Monster Manual: Obscure Kaiju

My favorite kaiju, Godzilla is the King of the Monsters, no doubt about that, but there’s a whole universe of kaiju out there to enjoy. In honor of my favorite film genre, I thought I’d share the love with a few kaiju you may not have heard so much about- ones from outside the confines of Godzilla’s own series. And what of Gamera, the friend of all children and the world’s second-favorite monster movie star? We’ll get around to him and his wild-and-woolly friends sometime in the future. For now, let’s turn the wheels of time back half a century or so and gaze up at some of cinema’s forgotten giants.

 Gorgo (and his dear ol’ mum)


Gorgo not only has the distinction of being one of the very few kaiju to hail from the United Kingdom, but he’s also one of the forerunners of the kaiju boom of the 60s- his feature, creatively named Gorgo, is from 1961, placing it only seven years after Godzilla first lumbered out of the Pacific! That said, most of the city-stomping in his movie is actually done by his mother, Ogra. Gorgo himself is just a wee young’un, hauled up out of the ocean and put on display as a circus attraction in London. Want to guess what angry mama Ogra does to London?

This one was a childhood favorite of mine. While the design of Gorgo and Ogra isn’t much more complicated than “a big-headed Godzilla with ruby-red eyes and fin-ears,” there’s something endearing about the monsters in this movie. While the film may be pretty obscure these days, it certainly must have had its fans, because Gorgo got his own comic, published by Charlton (a company whose superhero characters would later be absorbed into the DC Universe) for a time! I actually ran across a few issues of it at Momocon just recently.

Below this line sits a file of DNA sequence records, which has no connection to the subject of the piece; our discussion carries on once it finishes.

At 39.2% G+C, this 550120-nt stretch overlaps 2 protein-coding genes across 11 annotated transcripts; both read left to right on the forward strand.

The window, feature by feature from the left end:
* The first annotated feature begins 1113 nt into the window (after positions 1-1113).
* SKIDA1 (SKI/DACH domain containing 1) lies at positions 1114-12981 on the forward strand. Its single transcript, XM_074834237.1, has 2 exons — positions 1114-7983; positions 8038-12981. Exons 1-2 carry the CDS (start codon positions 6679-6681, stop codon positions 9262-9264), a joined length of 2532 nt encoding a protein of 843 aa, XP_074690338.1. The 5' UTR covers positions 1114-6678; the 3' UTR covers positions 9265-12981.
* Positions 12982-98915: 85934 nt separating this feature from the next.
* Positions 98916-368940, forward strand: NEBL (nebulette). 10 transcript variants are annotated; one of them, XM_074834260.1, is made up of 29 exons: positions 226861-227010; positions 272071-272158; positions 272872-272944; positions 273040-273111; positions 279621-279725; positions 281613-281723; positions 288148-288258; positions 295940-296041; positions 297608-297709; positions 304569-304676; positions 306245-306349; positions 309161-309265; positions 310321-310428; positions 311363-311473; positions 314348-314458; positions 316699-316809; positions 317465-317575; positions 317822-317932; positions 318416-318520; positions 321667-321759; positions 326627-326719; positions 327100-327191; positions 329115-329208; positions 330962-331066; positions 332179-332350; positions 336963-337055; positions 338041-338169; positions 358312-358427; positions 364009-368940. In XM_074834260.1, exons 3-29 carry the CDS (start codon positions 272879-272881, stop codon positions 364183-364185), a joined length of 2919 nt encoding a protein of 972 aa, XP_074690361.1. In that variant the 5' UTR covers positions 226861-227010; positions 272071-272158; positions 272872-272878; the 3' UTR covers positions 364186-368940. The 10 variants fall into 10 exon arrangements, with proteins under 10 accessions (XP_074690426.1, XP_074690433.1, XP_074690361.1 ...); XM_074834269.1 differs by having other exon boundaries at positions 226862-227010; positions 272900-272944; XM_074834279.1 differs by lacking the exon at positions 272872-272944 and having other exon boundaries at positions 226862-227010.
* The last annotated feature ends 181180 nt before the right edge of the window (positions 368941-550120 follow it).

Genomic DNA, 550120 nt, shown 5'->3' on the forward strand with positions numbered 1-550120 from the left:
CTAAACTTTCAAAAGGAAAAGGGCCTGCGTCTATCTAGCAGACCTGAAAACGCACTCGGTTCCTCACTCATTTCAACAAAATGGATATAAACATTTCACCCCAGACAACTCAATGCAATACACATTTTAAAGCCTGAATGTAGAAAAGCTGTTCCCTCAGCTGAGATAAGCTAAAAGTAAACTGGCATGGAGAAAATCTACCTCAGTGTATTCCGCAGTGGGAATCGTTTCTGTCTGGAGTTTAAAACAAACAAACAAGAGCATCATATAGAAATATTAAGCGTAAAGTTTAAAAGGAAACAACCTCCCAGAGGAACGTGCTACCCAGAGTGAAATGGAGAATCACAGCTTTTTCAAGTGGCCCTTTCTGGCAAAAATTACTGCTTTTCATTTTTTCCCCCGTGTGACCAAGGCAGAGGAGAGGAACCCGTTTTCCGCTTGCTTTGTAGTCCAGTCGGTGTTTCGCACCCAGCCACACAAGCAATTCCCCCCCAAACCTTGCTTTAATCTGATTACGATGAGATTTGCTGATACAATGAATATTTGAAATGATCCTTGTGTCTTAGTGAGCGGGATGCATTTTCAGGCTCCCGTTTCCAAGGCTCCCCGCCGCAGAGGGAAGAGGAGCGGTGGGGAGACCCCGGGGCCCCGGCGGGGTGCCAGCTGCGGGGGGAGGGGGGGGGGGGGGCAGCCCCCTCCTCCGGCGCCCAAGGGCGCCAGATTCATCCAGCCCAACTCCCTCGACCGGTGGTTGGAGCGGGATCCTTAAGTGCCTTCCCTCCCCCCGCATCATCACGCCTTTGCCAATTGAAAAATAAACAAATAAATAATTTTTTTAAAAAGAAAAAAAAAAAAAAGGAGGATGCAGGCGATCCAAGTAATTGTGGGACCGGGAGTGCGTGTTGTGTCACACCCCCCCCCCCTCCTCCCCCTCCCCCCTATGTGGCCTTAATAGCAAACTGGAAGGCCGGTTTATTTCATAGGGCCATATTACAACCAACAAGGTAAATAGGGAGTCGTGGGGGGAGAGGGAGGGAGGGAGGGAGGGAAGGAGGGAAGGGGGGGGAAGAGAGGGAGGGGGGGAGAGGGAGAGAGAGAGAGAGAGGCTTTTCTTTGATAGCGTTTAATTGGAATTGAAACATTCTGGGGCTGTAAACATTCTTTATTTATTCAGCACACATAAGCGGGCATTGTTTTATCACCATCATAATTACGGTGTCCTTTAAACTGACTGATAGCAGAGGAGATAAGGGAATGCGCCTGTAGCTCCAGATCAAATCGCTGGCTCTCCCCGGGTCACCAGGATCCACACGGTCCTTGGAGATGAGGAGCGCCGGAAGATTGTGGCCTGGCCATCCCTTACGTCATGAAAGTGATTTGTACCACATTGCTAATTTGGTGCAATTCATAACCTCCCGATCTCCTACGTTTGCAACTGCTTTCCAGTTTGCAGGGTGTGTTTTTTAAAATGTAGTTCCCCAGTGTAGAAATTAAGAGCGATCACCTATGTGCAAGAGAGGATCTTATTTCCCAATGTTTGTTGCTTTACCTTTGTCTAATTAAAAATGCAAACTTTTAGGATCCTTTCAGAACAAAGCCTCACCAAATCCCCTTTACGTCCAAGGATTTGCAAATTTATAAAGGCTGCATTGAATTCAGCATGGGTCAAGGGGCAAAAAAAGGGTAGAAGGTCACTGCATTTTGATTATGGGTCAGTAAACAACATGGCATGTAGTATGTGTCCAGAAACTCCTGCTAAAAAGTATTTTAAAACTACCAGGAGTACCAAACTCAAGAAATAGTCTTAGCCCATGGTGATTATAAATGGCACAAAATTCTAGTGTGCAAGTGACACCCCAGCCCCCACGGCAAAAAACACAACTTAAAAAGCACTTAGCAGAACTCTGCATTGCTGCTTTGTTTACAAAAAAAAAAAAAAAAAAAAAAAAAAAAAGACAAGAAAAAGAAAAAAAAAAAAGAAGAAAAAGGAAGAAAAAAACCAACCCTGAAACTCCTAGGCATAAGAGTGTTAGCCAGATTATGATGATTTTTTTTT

First appearing in the 1967 feature The X from Outer Space, the strangely lovable Guilala looks kind of like a giant alien chicken. In the original film, he grew to giant size from a tiny spore from Mars and rampaged across Japan (naturally).

I love this goofy bastard. He’s accompanied by this psychedelic theme music, and his particular style of destruction is pretty far removed from Godzilla’s plodding-juggernaut-of-horror routine; he swings his arms around like a petulant child, tosses freighter ships right out of the bay, and honks (not roars- honks) constantly. He’s also pretty damned cute for a kaiju- those big eyes, the wacky antennae, the puffy arms and legs... No matter how many fireballs he upchucks at the military, no matter how many high-rises he stomps flat, you’ll still find yourself going “d’awwww” every time he shows up. I mean, those little protrusions on his cheeks even curl up when he breathes fire! He claps when he’s pleased with himself! He’s like a puppy. Chicken. From space. At the end of the movie, after being doused with “Guilanium,” Guilala is returned to spore form, launched into orbit around the sun, and the world is thus saved! But why does my heart ache so?

Luckily for me, Guilala’s actually one of the few independent kaiju to come back for a repeat appearance. More than fifty years after his original film, Shochiku films brought him back in 2008’s The Monster X Strikes Back - Attack the G8 Summit!  He even fights a giant statue version of Japanese cinema legend Beat Takeshi! Unfortunately, most of Guilala’s rampage in X Strikes Back is stock footage from the original, but at least it’s a comedy. I haven’t seen it yet, and I hear it’s pretty terrible, but hey, even a bad Guilala movie is good news to me. :D

But that wasn’t the end of our second-favorite-space-chicken (Gigan’s gotta be the first). A couple of years back, Guilala- and some of his little spore-buddies who didn’t luck out on the whole “giant” thing- showed up in this commercial to hawk job search website “The Ladder:” Oh, Guilala… can’t you just show up in everything from now on? Please?



Wanna take a guess at when this guy first reared his lovably ugly head? 1967, same as Guilala and Gappa. It was a big year for hopeful young kaiju with stars in their eyes, and Yongary: Monster from the Deep could’ve been a contender.